Art Nouveau Jewelry

Art nouveau artists relied heavily on enam--els to add soft, sensuous colors to their jewelry. The material itself is simple, consisting of powdered glass mixed with various mineral oxidants that lend a range of hues. With the addition of a small amount of water, it can be applied to a metal or glass surface and then heated until it forms a hard vitreous coating.

Enamel has been used to enhance and enliven jewelry since antiquity and, as a decorative technique, has gone in and out of style. The Hellenistic Greeks, medieval artists, and Renaissance metalsmiths used it to create colorful adornments, as did nineteenth-century arts and crafts jewelers in England who were influenced by the work produced in medieval guilds. During a two-year stay in London in the 1870s Lalique came to appreciate its possibilities.2

An early example of Lalique’s use of enamel is a swallow brooch that bears both the artist’s poinçon mark and the name Vever (Fig. 3).3 The bright blue feather pattern in this jewel is achieved through champlevé enameling, a technique wherein the enamel is placed in small cells formed by carving into the metal and leaving dividing walls between the recesses. Less popular with Lalique and his contemporaries was cloisonné enameling, in which the design is outlined by flat metal wires fused onto a metal back, forming compartments that can be filled with colored enamels.

In their efforts to create jewels that appear ephemeral, airy, and otherworldly, art nouveau artists rediscovered plique-à-jourenameling, in which the enamels have no metal backing and are open to the light.4 There are several ways of accomplishing this: the enamel can be mixed to a consistency that will hold together without falling out; the enamel can be set on a thin metal coating that is later scraped away; or the enamel can be placed on a material such as mica that can be readily removed after heating.5 An extraordinary example of this labor intensive technique is the orchid brooch designed by Charles Desrosiers for Georges Fouquet (Fig. 8).6 The enameling was probably executed by Fouquet’s master enameler, Étienne Tourette, who was known for creating shimmering effects by etching the surface of the enamel with acid and for including tiny pieces of gold leaf (or paillons).7 The orchid brooch is an excellent example of gold-flecked enamel, which is further highlighted by tiny bezel-set diamonds that lend the impression of early morning dew.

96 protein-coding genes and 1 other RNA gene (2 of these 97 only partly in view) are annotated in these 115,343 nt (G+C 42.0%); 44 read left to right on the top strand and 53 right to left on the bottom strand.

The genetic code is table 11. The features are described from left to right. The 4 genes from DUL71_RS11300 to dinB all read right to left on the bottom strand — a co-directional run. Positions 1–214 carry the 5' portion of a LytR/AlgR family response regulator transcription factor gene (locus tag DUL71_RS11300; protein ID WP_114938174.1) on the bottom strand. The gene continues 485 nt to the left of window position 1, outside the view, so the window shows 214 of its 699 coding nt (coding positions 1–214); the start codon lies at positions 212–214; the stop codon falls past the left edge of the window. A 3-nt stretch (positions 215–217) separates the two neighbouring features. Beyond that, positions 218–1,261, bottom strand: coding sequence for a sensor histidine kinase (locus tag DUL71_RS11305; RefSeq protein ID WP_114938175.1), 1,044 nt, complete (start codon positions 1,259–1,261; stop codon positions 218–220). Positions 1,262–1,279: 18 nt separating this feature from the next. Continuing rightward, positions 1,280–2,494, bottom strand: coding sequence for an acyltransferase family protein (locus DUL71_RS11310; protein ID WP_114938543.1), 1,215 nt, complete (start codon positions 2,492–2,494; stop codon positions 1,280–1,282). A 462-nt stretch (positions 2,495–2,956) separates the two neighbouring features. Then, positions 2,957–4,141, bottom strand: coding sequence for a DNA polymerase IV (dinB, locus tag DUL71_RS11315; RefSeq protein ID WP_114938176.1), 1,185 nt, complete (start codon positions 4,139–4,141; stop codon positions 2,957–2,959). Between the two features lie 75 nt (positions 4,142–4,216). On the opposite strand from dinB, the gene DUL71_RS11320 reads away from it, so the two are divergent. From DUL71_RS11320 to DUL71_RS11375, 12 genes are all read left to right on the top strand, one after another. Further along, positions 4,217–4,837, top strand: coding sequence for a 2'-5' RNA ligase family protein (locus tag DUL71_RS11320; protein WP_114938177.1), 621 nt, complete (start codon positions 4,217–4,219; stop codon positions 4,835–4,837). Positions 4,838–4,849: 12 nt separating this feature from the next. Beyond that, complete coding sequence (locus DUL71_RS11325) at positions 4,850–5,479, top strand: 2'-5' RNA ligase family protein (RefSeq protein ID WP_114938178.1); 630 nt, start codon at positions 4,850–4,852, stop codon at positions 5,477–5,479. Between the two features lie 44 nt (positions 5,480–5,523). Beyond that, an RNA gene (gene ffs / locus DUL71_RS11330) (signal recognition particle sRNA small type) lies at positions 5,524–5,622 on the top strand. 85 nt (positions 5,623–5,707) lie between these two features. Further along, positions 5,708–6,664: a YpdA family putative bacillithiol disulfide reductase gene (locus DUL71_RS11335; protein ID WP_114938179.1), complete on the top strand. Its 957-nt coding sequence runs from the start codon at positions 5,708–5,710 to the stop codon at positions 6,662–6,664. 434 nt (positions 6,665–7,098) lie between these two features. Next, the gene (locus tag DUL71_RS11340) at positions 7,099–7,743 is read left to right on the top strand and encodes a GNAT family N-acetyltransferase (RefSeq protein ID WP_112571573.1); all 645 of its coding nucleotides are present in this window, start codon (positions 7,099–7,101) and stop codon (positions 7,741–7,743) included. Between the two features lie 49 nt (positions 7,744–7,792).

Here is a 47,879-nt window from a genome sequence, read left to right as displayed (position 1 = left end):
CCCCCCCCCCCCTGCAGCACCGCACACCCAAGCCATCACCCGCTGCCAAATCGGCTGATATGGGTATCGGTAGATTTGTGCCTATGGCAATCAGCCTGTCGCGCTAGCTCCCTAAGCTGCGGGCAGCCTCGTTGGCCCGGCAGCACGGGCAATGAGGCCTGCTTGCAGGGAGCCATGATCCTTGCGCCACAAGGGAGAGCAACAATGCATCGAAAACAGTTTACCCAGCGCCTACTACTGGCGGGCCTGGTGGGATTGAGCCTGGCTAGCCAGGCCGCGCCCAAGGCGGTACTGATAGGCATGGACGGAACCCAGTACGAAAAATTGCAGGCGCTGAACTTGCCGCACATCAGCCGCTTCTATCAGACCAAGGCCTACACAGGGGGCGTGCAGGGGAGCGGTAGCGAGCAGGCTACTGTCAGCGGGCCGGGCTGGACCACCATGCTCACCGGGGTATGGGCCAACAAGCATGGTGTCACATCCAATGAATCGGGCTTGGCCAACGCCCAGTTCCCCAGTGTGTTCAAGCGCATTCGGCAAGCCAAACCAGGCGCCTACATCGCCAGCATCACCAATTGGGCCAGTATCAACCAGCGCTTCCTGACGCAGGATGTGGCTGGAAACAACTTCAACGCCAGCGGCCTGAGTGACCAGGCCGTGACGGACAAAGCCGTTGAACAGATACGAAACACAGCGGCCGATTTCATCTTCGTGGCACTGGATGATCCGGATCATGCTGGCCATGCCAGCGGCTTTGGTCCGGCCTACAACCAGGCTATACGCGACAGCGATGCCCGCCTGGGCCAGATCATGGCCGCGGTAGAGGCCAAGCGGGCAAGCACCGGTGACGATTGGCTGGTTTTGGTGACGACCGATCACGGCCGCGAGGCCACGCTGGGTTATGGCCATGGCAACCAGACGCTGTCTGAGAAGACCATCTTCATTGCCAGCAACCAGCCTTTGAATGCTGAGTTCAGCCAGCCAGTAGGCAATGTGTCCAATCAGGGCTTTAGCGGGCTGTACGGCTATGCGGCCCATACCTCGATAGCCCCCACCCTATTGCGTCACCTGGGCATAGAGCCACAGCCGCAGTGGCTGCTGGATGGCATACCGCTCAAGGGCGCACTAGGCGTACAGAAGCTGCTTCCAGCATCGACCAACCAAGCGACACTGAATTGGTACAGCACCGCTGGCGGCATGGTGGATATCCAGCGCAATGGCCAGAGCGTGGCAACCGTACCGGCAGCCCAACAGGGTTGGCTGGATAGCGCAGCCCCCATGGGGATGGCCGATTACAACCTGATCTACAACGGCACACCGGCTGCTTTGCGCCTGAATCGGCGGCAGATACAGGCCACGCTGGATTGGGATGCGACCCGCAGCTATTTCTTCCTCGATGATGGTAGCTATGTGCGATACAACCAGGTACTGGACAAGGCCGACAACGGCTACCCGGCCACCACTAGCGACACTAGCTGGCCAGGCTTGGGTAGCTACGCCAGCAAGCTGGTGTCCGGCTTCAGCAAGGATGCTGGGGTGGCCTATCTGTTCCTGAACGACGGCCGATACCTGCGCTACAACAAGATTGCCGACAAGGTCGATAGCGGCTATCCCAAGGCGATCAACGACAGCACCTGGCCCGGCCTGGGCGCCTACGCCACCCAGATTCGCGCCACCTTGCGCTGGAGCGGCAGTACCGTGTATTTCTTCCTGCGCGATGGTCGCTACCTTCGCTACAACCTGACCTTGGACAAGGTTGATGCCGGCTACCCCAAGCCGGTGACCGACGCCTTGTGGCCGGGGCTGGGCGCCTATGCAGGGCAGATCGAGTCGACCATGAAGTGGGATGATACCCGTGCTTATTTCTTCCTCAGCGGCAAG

The unusual enameled jewel by Lalique in Figure 10 combines plique-à-jour and cloisonné enamel. To create this small intricate landscape depicting the French countryside, the enamel in each cell was applied in a painterly manner so that the effect is that of a painting in miniature.

Art nouveau jewelers also experimented with various metal treatments to achieve the effects they desired. An example of the use of applied metallic sulfides on silver can be seen on Lucien Gaillard’s beetle necklace (Fig. 2).8 The darkened metal legs act as a perfect foil for the gold highlights that appear in the enamel on the insect’s back and for the finely chased gold on the underside (see Fig. 5).9

by Émile Jacques Ruhlmann (1879-1933), 1926. Macassar ebony, amaranth, and ivory. Metropolitan Museum of Art. By Cynthia Drayton

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